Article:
FOR a region that prides itself for its so-called Asian values, we in Southeast Asia don’t seem to practise what we preach. We talk about how the region’s peoples are peace-loving, but we forget — and we continue to erase and forget — the historical fact that Southeast Asia has been one of the world’s most violent parts.
It was here that the Khmer Rouge murdered hundreds of thousands of people in their bid to take Cambodia back to Year Zero. It was here that hundreds of thousands of alleged communists were massacred in the anti-Indonesian Communist Party (PKI) purges in the 1960s. It was here that the Vietnam War was fought with napalm and chemical weapons.
So where, pray tell, was the peace in the region?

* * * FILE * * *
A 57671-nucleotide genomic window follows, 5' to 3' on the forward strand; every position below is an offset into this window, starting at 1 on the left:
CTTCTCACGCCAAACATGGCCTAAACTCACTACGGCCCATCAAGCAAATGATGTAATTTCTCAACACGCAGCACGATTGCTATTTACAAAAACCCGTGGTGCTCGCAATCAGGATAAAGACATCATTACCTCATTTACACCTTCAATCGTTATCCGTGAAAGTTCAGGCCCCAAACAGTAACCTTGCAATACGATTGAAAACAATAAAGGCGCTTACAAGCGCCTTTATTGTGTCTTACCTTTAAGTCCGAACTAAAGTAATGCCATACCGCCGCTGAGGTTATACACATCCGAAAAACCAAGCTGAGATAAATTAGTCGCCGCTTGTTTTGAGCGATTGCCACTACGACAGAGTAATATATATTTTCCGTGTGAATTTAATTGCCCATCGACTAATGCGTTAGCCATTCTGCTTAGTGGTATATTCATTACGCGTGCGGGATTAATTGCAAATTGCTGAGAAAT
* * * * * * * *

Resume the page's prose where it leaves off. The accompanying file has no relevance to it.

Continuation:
Of late, tempers have flared again in Malaysia and Indonesia for the wrong and most absurd of reasons. Indonesian vigilantes now claim that they will unilaterally invade Malaysia with samurai swords and ninja-throwing darts. How will this invading force land on Malaysia’s shores? Fly over via Air Asia?
And in Malaysia, a dispute over the building of a Hindu temple in a predominantly Malay-Muslim neighbourhood led a group of nobodies to parade with a severed cow’s head in hand. What an apt reminder that this is the month of Ramadan when Muslims are supposed to exercise moral and emotional self-restraint and composure. These are brutish times indeed.
Power of the media
Should we be surprised by any of this? The historian will remind you of the facts of our bloody and violent history and tell you that in relative terms, we seem to be slightly more civilised than before. It would be surprising, to say the least, if the region witnessed another round of bloody genocide akin to that by the Khmer Rouge.